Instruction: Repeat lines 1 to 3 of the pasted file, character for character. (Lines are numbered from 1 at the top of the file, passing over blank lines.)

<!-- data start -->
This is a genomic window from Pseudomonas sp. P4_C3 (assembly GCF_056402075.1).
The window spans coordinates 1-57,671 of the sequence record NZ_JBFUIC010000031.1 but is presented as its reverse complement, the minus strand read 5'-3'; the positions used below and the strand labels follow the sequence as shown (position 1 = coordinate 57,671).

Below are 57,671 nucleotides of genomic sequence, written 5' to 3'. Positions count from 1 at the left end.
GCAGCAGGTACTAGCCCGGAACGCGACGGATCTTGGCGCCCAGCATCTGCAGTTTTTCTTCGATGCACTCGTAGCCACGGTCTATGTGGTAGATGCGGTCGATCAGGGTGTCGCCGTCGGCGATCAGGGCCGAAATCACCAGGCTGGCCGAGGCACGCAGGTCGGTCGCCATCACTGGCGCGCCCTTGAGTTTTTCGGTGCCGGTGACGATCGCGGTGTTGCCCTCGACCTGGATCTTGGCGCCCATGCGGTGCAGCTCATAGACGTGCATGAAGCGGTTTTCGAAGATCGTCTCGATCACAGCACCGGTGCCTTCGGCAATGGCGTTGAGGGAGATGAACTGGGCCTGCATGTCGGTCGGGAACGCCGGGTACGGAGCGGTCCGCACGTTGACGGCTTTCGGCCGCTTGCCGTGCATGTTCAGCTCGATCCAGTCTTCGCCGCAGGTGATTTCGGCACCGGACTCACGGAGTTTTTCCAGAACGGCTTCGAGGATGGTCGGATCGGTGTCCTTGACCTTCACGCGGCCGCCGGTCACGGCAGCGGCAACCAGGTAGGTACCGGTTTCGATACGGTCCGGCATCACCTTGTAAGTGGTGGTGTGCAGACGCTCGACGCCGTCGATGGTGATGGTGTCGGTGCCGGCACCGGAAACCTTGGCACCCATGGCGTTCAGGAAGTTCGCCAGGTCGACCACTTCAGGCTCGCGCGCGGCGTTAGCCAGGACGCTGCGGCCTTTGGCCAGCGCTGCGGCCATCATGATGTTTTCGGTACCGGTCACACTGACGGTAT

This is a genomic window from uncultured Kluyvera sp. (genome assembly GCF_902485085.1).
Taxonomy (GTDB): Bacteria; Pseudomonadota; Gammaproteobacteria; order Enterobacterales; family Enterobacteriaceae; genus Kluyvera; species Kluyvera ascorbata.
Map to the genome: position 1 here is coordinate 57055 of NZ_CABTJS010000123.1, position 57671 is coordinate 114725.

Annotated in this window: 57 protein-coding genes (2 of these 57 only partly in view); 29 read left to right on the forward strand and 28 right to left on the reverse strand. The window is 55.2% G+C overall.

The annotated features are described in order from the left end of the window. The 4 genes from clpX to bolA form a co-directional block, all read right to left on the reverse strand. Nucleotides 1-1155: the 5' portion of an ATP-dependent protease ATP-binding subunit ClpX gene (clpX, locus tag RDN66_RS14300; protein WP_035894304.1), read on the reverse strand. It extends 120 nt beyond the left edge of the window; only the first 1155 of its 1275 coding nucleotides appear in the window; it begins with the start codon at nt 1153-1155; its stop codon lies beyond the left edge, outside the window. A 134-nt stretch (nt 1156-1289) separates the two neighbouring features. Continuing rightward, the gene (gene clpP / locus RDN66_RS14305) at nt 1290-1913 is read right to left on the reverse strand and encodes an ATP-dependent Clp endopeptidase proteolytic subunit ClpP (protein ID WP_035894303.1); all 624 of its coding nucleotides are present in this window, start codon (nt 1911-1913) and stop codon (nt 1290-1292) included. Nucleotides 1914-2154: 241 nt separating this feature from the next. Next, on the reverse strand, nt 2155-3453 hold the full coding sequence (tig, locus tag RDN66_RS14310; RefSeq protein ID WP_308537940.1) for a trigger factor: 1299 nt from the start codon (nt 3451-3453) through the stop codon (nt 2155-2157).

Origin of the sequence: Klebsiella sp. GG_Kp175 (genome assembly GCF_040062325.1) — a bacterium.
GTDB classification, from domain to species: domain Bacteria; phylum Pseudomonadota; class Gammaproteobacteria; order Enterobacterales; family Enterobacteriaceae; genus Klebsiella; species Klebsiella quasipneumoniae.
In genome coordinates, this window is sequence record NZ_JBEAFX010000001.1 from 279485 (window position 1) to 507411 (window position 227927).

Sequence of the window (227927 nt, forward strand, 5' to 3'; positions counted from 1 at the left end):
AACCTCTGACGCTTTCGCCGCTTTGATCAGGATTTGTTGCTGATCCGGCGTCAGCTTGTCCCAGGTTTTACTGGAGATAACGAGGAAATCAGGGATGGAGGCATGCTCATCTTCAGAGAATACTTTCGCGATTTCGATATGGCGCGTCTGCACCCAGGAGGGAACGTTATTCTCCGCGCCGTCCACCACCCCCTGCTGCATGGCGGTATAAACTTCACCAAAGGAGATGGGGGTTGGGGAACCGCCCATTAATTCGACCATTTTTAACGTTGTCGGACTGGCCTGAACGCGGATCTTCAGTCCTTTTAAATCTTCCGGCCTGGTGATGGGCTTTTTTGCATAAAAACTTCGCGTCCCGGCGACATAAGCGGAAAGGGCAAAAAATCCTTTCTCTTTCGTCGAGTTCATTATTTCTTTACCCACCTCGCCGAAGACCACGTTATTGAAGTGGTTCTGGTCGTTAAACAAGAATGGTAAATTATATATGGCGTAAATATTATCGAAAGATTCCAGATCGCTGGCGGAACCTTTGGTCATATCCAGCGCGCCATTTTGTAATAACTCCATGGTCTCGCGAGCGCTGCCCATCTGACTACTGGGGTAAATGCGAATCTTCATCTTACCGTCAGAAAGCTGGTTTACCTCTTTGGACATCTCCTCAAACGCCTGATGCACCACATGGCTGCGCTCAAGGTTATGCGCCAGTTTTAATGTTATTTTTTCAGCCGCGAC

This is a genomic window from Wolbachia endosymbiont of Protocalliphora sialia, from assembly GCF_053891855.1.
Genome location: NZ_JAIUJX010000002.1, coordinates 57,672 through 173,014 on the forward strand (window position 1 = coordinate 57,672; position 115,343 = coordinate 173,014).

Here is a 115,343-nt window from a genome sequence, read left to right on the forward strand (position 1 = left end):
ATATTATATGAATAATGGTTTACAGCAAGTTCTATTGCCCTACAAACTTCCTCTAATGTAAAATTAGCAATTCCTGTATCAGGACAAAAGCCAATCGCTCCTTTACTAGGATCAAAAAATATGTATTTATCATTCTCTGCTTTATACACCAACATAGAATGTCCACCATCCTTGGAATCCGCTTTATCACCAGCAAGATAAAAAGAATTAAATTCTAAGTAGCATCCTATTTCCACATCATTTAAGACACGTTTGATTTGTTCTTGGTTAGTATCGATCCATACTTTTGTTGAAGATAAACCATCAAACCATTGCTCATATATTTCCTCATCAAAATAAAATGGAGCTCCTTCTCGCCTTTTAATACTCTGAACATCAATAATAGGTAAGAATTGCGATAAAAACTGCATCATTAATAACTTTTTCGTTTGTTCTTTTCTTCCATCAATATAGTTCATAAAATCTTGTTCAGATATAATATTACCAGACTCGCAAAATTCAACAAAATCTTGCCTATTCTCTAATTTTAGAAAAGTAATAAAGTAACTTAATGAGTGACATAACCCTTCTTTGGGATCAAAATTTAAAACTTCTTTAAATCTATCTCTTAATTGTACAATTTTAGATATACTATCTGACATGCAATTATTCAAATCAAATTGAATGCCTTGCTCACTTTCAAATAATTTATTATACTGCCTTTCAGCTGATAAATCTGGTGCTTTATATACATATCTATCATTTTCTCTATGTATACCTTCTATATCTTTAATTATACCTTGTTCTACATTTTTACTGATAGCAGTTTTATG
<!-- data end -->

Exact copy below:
This is a genomic window from Pseudomonas sp. P4_C3 (assembly GCF_056402075.1).
The window spans coordinates 1-57,671 of the sequence record NZ_JBFUIC010000031.1 but is presented as its reverse complement, the minus strand read 5'-3'; the positions used below and the strand labels follow the sequence as shown (position 1 = coordinate 57,671).

Below are 57,671 nucleotides of genomic sequence, written 5' to 3'. Positions count from 1 at the left end.